WOODTEMPLE


Feel the Anger of the Wind

Woodtemple - Feel the Anger of the Wind ©2002 No Colours
1. Intro
2. The Day Church Burnt
3. Feel The Anger Of The Wind
4. Darkness
5. The Crow Of The Shadow Wood
6. Outro

Following closely in the footsteps of one certain Graveland outfit, Austria's Woodtemple is a one-man project (albeit an effort occasionally fortified by a session musician) that trods heavily down the path of doom-laden epic black metal. Keen eared listeners will quickly pick up on the fact this band sounds an awful lot like a certain illustrious Polish group, particularly from Immortal Pride onwards. Woodtemple even bookends the album with ominous, majestic and perhaps triumphant keyboard intros and outros. The remaining songs are three very lengthy tracks and one short instrumental interlude. The long tracks have the unfortunate tendency to truly plod along. While Woodtemple is actually more adept at their instruments than the aforementioned Graveland (boy, you might be wondering just who this review is about by this point!), the songwriting for Feel the Anger of the Wind isn't particularly fascinating. The songs lack a real dynamic push to really keep things moving along in a meaningful fashion. It's not particularly great fun to listen to some guy go on and on about a church burning or some crow when the arrangement is simply a series of vanilla riffs.

As debuts go, this one is certainly mediocre, but not dreadfully awful. There are hints of potential throughout but none of that is quite realized on Feel the Anger of the Wind.

Review by John Chedsey

Review date: 02/2008

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The Call From the Pagan Woods

Woodtemple - The Call From the Pagan Woods ©2004 No Colours
1. Intro
2. The Battle Of Eternal Hate
3. The Call From The Pagan Woods
4. The Realm Of Eternal Loneliness
5. Outro

A staple of science fiction has been the storyline where intrepid heroes get caught in some nefarious timeloop, forcing the victims to relive a snippet of time over and over (until some dashing actor or actress devises a solution at what seems like the last moment of hope). This happened to Bill Murray in Groundhog's Day and certainly every major character of Star Trek was involved in such a plot at one point or another.

Woodtemple's second release, The Call From the Pagan Woods, is much like being caught in such a temporal anomaly. The album only clocks in at forty-five minutes, a mere three-quarters of a single hour, but the nature of the music is such that time slows to a crawl while Woodtemple lumbers along with songs that never seem to go anywhere. If you don't include the intro and outro pieces, this album has exactly three songs taking up the bulk of the duration. Woodtemple, circa 2004 A.D., had not developed the songwriting to the point where the songs can be sustained for upwards of eighteen minutes. What you get is a plodding, meandering bore of an album that absolutely never gets to the point. I suppose it has something to do with a pine tree in the wintery forest of ancient times, or maybe some heroic deed of a sword wielding warrior, but the music never exactly encourages me to find out more.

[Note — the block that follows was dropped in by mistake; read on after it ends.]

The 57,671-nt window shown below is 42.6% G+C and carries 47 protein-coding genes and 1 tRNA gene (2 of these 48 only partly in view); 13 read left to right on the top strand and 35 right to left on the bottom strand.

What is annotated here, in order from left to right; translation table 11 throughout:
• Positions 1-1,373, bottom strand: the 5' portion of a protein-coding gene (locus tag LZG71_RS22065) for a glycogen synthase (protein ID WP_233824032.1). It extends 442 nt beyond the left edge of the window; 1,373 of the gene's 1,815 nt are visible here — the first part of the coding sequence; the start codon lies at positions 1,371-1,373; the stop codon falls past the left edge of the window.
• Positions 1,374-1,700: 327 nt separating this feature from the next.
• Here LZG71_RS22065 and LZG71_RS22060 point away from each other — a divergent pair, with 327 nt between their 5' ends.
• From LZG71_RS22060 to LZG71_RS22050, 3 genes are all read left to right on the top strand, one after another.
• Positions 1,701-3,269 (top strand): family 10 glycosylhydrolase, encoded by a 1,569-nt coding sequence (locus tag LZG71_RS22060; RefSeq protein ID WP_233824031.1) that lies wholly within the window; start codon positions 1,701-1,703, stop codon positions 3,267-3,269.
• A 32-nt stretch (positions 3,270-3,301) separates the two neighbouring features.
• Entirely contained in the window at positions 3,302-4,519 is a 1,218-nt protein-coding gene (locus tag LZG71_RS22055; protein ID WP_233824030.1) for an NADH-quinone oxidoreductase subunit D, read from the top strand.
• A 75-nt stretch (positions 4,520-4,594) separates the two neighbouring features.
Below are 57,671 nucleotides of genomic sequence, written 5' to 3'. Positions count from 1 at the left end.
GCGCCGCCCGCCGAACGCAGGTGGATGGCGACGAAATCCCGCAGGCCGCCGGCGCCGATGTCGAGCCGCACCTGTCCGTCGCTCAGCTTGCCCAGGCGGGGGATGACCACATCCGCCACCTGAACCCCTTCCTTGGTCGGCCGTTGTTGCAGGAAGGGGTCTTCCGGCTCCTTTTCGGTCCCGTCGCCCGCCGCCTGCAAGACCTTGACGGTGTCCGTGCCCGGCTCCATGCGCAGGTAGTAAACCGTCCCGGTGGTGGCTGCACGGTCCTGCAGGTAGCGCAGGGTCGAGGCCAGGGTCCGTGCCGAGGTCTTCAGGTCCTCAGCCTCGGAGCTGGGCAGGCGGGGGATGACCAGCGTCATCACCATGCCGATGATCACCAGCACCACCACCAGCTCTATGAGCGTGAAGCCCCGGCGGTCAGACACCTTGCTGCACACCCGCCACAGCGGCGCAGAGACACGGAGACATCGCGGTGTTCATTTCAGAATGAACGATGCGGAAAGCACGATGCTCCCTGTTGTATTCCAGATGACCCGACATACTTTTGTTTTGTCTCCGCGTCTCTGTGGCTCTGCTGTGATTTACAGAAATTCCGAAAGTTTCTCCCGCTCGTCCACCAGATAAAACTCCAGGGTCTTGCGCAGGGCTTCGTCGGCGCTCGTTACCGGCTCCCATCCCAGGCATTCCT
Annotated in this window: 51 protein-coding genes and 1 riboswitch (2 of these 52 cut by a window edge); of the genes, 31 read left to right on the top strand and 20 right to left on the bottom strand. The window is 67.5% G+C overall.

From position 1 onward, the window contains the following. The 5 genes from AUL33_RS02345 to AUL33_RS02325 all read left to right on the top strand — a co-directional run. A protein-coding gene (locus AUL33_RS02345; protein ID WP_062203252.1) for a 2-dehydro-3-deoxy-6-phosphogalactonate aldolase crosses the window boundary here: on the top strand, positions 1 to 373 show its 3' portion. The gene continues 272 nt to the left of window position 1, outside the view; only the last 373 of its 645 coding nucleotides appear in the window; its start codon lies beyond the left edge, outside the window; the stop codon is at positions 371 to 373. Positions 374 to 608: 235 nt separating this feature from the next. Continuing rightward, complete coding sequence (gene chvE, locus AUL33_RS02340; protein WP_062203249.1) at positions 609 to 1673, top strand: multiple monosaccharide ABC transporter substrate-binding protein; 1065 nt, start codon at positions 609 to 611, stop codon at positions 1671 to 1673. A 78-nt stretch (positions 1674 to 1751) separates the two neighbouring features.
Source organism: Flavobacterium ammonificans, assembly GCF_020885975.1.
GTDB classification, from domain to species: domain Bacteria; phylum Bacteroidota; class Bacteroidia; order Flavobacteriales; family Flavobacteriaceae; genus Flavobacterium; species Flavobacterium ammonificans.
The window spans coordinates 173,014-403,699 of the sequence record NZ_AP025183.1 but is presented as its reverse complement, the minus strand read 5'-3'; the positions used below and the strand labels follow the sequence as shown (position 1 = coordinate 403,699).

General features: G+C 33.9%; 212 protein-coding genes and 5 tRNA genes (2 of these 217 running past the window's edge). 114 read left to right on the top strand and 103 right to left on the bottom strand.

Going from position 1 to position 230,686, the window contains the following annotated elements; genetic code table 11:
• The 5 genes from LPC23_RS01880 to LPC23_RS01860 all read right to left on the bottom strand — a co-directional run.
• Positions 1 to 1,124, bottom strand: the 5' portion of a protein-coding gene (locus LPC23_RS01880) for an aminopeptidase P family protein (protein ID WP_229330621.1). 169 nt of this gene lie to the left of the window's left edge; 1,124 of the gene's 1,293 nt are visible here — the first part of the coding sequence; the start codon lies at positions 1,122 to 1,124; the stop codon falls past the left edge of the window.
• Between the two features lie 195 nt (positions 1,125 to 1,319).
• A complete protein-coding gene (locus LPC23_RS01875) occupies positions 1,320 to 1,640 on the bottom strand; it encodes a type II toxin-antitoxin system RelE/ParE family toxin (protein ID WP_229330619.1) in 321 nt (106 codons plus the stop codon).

The Call From the Pagan Woods is one I shall not answer. This is nothing more than a rehashed Graveland doppelganger with nowhere near enough dynamic musical ideas to credibly be called epic black metal.

Review by John Chedsey

Review date: 02/2008

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Hidden in Eternal Shadow EP

Hidden in Eternal Shadow EP ©2005 No Colours
1. Hidden In Eternal Shadow
2. Tears Of The Forests

And finally, on this lengthy two song EP, Woodtemple finds themselves (himself?) and put out a good release. Having labored for a couple years in Graveland territory without a compass or identity, Woodtemple fixes the problems of the previous releases by expanding the sound slightly and finally figuring out how to be epic, not tiring.

The two tracks of Hidden in the Eternal Shadow are both well over ten minutes long and stick to the blueprint of previous Woodtemple albums, except finally being given some nice edifices to go on the foundation. My honest quick assessment (this is the one I pull out of my ass, FYI) is that Woodtemple exists in the space between Graveland and early Agalloch, although considerably more in the Graveland sphere of influence. For all I know, Woodtemple may think Agalloch are a bunch of fey art poseurs from that hippie mecca of Portland, Oregon, and actively throw darts at promo photos of that band. Anyhow, on this EP, Woodtemple adds in some clean guitar overdubs and greatly improve the overall structure of the songs. The dynamics are much improved, with the songs feeling like they're taking the listener somewhere, rather than limply suggesting, "I have riffs, let me show you them". The drumming is also tightened up a bit, which helps alleviate the clumsy factor that plagues any band associated with Graveland. (Is it possible to mention Graveland more without actually reviewing one of their albums?)